“military-political” control, which was in line with the Soviet
totalitarian political regime. In today’s Russia, which is
following a democratic path, as President Putin said in his April
25, 2005 address to the Federal Assembly, the political leadership
must have firm and technically guaranteed control over the most
important of all decisions – the decision to employ nuclear
weapons.

WAYS TO SOLVE THE
PROBLEM
 

Making information available to the public
about nuclear armaments requires a well thought-out approach; after
all, there is much information that must remain secret. This
includes technical aspects of many existing and future weapon
systems and nuclear munitions, command-control and warning systems,
operational plans for the combat employment of forces, and their
target lists.

A similar secrecy practice
is in force in many democratic countries, including the U.S., Great
Britain and France. Those countries may make mistakes in their
nuclear policies, as well. However, the advantage of a democratic
system is not that it guarantees against mistakes, but that it
allows free discussion on nuclear issues based on reliable
information, and the timely correction of mistakes before they
cause irreparable damage.
  

As for Russia, much of the information on the
deployed forces, programs for their development, the allocation of
financial resources, and measures to strengthen strategic stability
must be transparent. This is especially the case since Russia
shares much of this information with foreign countries (information
exchanges, for example, under the START-1 Treaty) and the United
Nations (which Russia informs about its nuclear program funding).
There is no good reason to classify this data – if, of course,
government agencies do not seek to preserve their monopoly on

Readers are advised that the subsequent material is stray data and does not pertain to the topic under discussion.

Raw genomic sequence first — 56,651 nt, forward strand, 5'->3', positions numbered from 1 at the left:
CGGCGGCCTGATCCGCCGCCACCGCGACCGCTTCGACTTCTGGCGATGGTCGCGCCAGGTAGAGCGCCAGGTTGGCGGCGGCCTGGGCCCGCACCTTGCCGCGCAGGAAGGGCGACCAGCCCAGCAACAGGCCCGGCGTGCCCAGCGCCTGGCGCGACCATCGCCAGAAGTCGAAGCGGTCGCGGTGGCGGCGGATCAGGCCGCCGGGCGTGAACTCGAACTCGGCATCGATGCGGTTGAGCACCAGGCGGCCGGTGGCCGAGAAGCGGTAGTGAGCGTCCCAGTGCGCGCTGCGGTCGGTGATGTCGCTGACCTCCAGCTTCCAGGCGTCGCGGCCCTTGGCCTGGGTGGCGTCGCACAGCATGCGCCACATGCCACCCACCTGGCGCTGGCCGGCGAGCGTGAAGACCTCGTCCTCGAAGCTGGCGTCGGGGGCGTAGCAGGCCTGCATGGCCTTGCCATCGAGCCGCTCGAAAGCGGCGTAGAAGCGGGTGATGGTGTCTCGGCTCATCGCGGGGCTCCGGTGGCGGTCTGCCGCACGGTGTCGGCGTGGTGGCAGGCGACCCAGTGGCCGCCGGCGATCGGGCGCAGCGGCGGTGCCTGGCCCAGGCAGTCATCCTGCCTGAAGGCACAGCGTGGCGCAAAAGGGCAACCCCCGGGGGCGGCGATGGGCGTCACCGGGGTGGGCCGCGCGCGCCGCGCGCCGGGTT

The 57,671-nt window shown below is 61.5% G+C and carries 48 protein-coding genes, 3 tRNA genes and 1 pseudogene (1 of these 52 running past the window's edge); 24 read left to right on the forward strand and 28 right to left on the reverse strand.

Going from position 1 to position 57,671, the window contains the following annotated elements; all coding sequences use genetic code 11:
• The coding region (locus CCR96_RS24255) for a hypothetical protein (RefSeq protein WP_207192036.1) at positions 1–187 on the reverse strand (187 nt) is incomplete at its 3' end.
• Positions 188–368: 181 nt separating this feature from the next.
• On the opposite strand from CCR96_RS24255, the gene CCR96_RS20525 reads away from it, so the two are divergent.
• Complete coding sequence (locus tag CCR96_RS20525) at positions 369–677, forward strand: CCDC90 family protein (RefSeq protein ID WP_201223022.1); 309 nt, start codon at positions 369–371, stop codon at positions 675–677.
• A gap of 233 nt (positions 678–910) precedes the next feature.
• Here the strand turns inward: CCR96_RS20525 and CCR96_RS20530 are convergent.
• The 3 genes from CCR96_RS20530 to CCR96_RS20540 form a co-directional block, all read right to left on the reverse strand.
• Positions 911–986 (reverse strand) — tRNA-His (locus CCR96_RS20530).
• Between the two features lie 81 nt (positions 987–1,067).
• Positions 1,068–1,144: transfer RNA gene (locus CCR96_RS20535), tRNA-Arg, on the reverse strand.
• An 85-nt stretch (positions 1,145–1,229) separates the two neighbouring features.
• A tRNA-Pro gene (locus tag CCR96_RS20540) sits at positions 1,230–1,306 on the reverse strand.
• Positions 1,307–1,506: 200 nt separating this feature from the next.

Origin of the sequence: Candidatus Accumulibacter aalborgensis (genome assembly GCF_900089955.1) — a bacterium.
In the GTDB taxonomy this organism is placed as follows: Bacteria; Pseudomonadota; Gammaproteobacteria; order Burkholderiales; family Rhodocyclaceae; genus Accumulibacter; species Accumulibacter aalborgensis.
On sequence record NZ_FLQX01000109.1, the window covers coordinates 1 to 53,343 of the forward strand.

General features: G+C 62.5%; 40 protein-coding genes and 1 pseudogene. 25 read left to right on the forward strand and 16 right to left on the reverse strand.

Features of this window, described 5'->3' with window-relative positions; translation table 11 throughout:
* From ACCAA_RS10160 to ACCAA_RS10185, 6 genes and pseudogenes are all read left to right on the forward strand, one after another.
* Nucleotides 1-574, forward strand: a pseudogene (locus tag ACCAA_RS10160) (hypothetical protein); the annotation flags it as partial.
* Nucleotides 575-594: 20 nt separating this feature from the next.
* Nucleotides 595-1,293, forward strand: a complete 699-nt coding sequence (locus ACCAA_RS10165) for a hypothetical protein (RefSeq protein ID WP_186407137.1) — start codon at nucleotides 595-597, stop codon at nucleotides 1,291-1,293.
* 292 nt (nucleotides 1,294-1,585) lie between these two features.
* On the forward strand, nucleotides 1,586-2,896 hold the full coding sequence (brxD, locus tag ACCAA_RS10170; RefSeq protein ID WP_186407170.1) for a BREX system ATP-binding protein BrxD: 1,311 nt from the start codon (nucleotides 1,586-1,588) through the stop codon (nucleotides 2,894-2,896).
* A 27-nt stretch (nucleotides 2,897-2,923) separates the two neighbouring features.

decision-making and conceal their mistakes. In order to remove the
senseless veil of secrecy surrounding such information, essential
amendments are required in the law On State Secrets.

The legislative branch must have a greater role
in forming defense policy in general, and nuclear policy in
particular. This can be accomplished through parliamentary
hearings, investigations and, possibly, an amendment to the
constitution that would give the Federal Assembly control powers
(now it has only legislative and representative powers). Parliament
deputies need more information than just the size of budget
allocations for utility services or clothing allowances for the
Army and the Navy. They need funding information that will let them
form an opinion about major priorities of defense policy and
military development. These would include nuclear deterrence at the
global level and in theaters of operations, offensive and defensive
strategic systems, and general-purpose forces, the potential for
conducting large-scale and local wars, rapid response forces and
forces for peacekeeping operations, as well as the distribution of
resources for countering possible threats from the west, south and
east of the country. To make this a reality, the law On Budget
Classification needs to be revised.

In addition, the law On
Defense requires amending in order to legalize the institution of
civilian control over the Ministry of Defense. This proposal
includes the defense minister’s staff subordinated only to him and
capable of objectively assessing proposals coming from the
commanders of the armed forces and the General
Staff.
  

It is also necessary to adopt a special law
that would considerably enhance the role of Russia’s Security
Council. The Council must not be just an advisory body to the
president, but a supradepartmental organization intended to analyze
the positions of the country’s defense and security agencies. It
would focus on coordinating the efforts of the security bodies in
implementing presidential and parliamentary security policy,
especially in areas where domestic and external problems and
challenges converge.

The possibility of
changing the high-level nuclear control system (Kazbek) with
reference to Russia’s political system, together with the
introduction of a law On the Succession of Supreme Command,
warrants consideration. This would establish the order in which
state officials, besides the president and the prime minister,
assume power in a war to decide on the use of nuclear
weapons.
  

Finally, the government should strongly
encourage expert studies and listen to recommendations of
independent scientific and public organizations and individual
authoritative experts. Given free access to ample and trustworthy
information, they will be able to propose alternative approaches to
security problems, which would be free of departmental pressure.
Their efforts will help the president and parliament make the best
decisions on the long-term state strategy.